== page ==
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Bright Blue, the independent think tank for liberal conservatism, is calling on the UK Government – in the week that the UK hosts the Illegal Wildlife Trade (IWT) Conference  – to announce new legislation and funding to tackle the global illegal wildlife trade.

Bright Blue is calling for the UK Government to prioritise global leadership on the environment as part of its post-Brexit foreign policy. It is advocating two specific policies for the UK Government to adopt to help eradicate the illegal wildlife trade:

  • New legislation should be introduced which enables the Government to freeze UK-based assets of foreign citizens suspected of supporting the IWT, wildlife crime, and other forms of gross species and habitat destruction. The Magnitsky Act in the USA allows the US to sanction individuals implicated in gross human rights abuses, and the UK passed its own version – through a ‘Magnitsky Clause’ in the Sanctions and Anti-Money Laundering Act 2018 – in May. The IWT Conference would be the ideal time to announce a version of this legislation for the IWT.
  • At the very least, £1 billion per annum of additional funding through UK Official Development Assistance (ODA) should be made available from 2020 to be spent on global nature conservation, rising to at least 10% of UK ODA by 2025. Amongst other things, the additional money should be spent on: establishing and managing nature parks in ODA recipient Commonwealth countries (£200 million per annum), protecting several critical corridors used by iconic mammal, bird, and marine species (£200 million per annum), and scaling up the Darwin Initiative (£100 million per annum).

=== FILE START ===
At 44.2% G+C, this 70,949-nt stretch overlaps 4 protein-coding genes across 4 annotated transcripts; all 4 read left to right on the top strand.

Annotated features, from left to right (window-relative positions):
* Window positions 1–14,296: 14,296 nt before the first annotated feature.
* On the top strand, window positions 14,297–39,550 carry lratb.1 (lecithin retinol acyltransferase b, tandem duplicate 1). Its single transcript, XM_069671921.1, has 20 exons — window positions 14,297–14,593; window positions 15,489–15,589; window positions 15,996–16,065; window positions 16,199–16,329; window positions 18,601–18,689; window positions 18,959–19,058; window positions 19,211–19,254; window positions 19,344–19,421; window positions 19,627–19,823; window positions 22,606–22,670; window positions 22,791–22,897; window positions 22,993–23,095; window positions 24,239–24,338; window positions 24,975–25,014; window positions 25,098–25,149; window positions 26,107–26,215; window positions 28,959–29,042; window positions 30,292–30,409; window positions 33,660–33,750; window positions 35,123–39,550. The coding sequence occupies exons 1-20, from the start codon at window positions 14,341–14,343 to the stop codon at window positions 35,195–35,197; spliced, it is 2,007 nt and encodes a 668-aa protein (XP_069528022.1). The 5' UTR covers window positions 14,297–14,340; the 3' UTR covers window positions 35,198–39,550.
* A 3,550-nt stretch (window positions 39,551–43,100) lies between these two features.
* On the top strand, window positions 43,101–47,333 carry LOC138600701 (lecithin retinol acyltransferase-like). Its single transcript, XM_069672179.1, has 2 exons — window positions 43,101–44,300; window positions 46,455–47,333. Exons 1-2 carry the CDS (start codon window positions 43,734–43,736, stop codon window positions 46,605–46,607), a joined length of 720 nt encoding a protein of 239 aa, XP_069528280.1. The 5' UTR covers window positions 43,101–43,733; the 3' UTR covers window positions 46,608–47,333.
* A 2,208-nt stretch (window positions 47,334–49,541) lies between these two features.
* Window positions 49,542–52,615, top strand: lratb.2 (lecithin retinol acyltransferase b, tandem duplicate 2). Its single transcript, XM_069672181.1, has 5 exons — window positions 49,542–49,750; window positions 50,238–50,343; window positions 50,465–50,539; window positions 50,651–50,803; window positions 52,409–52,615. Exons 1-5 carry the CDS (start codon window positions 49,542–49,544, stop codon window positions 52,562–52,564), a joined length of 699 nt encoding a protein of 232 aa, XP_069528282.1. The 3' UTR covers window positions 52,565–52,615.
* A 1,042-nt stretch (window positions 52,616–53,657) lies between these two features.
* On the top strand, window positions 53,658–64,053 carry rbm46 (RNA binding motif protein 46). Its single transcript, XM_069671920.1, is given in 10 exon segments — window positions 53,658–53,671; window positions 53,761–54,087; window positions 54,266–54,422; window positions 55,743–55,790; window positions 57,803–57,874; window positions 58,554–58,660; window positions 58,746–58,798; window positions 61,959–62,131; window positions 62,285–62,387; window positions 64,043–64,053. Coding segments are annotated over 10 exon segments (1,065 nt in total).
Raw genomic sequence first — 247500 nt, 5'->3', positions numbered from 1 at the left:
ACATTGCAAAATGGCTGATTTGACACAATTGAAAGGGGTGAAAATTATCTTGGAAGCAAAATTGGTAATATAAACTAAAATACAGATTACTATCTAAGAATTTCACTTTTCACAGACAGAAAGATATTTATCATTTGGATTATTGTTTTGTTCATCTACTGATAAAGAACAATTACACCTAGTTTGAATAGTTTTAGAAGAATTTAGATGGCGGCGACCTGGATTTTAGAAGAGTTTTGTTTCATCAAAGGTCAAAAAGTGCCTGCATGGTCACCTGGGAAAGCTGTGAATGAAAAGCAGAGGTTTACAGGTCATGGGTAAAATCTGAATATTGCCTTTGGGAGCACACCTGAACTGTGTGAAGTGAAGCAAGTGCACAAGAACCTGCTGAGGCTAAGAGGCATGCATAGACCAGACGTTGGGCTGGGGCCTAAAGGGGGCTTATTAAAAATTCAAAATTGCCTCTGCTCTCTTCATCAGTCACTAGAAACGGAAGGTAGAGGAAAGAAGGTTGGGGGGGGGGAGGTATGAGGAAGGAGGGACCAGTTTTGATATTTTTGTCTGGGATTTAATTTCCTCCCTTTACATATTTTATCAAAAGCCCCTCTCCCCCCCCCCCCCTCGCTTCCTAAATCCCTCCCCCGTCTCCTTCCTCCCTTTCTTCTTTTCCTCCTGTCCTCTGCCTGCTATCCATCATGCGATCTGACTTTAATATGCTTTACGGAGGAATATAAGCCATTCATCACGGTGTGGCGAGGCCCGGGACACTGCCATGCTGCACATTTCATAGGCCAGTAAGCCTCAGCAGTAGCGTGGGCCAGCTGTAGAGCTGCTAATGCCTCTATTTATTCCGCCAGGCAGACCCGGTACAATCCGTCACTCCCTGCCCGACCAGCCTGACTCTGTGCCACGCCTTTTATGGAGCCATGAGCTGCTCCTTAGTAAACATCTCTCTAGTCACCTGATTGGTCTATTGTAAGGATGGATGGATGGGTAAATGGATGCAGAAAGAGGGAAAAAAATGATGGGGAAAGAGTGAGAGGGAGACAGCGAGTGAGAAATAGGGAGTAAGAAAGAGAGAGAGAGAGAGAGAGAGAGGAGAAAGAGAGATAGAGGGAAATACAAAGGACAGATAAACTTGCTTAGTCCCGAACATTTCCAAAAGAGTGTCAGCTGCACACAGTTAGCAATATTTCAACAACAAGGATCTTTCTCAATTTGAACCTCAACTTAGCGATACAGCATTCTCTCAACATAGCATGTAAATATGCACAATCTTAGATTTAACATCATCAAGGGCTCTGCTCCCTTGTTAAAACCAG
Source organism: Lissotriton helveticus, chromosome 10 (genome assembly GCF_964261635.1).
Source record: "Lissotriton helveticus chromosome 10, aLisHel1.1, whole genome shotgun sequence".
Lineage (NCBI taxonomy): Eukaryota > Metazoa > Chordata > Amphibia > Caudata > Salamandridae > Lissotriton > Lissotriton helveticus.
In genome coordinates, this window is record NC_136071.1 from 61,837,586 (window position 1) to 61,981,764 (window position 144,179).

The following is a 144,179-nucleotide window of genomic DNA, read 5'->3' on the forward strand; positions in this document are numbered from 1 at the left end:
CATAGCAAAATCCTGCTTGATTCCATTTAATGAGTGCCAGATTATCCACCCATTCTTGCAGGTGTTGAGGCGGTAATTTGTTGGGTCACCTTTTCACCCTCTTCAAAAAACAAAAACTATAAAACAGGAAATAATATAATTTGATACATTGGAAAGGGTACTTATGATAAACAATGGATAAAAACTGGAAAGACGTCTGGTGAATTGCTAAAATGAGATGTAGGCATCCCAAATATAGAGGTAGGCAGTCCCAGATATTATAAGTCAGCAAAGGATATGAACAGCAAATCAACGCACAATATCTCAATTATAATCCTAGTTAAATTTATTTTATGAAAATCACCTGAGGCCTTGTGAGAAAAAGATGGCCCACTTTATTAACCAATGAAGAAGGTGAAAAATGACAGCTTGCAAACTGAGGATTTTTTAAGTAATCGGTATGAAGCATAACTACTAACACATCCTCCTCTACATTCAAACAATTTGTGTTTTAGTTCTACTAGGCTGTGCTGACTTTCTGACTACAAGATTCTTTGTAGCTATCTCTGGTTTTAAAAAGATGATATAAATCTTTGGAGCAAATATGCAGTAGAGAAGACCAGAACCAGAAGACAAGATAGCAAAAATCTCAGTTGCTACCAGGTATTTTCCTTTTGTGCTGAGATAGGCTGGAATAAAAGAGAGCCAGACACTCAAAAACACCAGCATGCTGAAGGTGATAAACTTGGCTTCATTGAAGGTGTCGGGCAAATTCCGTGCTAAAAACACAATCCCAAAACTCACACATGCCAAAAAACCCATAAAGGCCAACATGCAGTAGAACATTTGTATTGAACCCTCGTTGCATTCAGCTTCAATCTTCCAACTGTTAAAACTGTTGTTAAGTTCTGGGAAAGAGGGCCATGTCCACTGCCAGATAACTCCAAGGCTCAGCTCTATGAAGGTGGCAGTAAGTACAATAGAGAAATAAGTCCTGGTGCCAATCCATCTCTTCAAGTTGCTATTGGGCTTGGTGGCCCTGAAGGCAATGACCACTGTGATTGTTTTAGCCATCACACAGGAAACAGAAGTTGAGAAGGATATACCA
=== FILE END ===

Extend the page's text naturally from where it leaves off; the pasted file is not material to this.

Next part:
Commenting, Ben Caldecott, Senior Associate Fellow at Bright Blue, said:

    “The UK government has shown impressive leadership in seeking to tackle the illegal wildlife trade and wildlife crime. We still can and must do much more. An illegal wildlife trade version of the Magnitsky Act would allow the sanction of individuals implicated in wildlife crime anywhere in the world.”
    “This new power would help to rein in this pernicious trade, one that contributes disproportionately to the destruction of our natural world, while harming good governance in developing countries and supporting criminal activity and terrorism. People and organisations perpetrating these acts should have nowhere to hide.”
    “In addition, the Government should allocate at least £1 billion of new money per year from 2020 for global nature through a new Global Conservation Fund paid for through the UK international aid budget. This should rise to at least 10% of the development budget by 2025.”
    “While the Department for International Development (DfID) is a world leader in poverty alleviation and humanitarian assistance, we urgently need to extend these huge achievements to sustainable development through environmental protection and the support of biodiversity and habitats. This can also generate much needed public support for the aid budget.”